Julie HanksI recently surveyed more than 600 Utah women and found that 60 percent say they take on more commitments than they can handle, and 68 percent reported they don't say "no" when asked to do something they don't want to do. There are so many demands on your time and energy that saying "no" is crucial to your emotional well-being.
Why is it hard to say "no"?
In my therapy office and in my workshops I often hear women they don't say "no" because:
"I don't want to disappoint others."
"I should be able to do it all."
"I want to help."
"If I say 'no' I feel guilty."
"I want to please others."
"I feel pressured by others."  
Julie's KSL TV Studio 5 segment HERE to find out why "No" is so important.
Featured on KSL TV's Studio 5
by Julie Hanks, LCSW 
Woman Running
I've asked the question "What would you most like to change about yourself?" to hundreds of women and it's not surprising that the most common responses were about changing physical appearance - losing weight, getting in shape. Negative body image plagues the majority of American women and we spend billions of dollars yearly on diet and beauty products attempting to change our bodies.
Let's challenge the "outside in" approach to changing our bodies and approach body image from the "inside out." By changing how you see your body, what you think about your body, you can change how you feel about and feel in your body. It is possible to love the body you have today without losing a pound! There are many reasons why women are so dissatisfied with their physical bodies.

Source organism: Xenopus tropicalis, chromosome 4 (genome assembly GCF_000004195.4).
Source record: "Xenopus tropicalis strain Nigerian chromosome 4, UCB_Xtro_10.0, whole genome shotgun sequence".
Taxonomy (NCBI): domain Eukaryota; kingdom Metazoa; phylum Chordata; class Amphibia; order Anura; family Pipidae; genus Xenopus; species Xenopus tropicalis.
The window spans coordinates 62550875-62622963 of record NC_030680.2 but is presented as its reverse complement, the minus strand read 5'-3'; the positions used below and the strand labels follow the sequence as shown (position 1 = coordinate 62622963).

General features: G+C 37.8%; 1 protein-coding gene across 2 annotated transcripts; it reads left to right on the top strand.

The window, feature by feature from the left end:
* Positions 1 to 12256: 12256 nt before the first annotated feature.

Teen GroupLed by Dr. Todd Dunn, Licensed Psychologist
Adolescence can be a tumultuous time.  Our teen group offers a safe, relaxing atmosphere where high school-aged teens can explore and resolve the following issues and more:
Who am I?
How can I feel more confident?
Why do I feel so lonely
How can I feel closer to others?
How can I get along better with friends?
How can I get my parents to understand me?
What do I believe in?
Where am I going in life?
Group will be on-going and starts Tuesday, March 16th.
Meets weekly from 4:00 pm to 5:30 pm
Cost is $50.00 per session.
To register call us at (801) 944-4555 or email.
Wasatch Family Therapy would love to introduce you to our Marriage and Family Therapy Intern, Jonathan Harrop. Jonathan is offering professional counseling services at a significant discount! Right now you can book your first 50 minute session for FREE.

Each session after is only $50. Evening appointments available.
here to schedule YOUR FREE appointment or call 801-944-4555.
JOIN A THERAPY GROUP! ~~~~~~~~~~~~~~~~~~~~~~~~~~~~~~~~~~~~~~~~~~~~~~~~
Women's Therapy Group - Wednesdays 5:00-5:50pm
On-going weekly therapy group for women. Depression, healthy
relationships, family issues, body image.
Abuse Survivor's Group - Thursdays 7:00 - 8:30pm
On-going weekly therapy group for women healing from childhood
sexual and other forms of abuse.
K.I.D.S. Group - Fridays 3:30-5:00pm
Weekly play therapy group to help children ages 8-11. This group will help your child gain skills to manage anxiety and strengthen social skills.
Teen Group - Tuesdays 4:00 - 5:30 pm
Weekly group for high school-aged teens. This group is designed to help teens work through the tumultuous time of adolescence in a safe and relaxing atmosphere.
Starting soon: Men's Group, Children's Divorce Class!
To join a group please Email or call (801) 944-4555.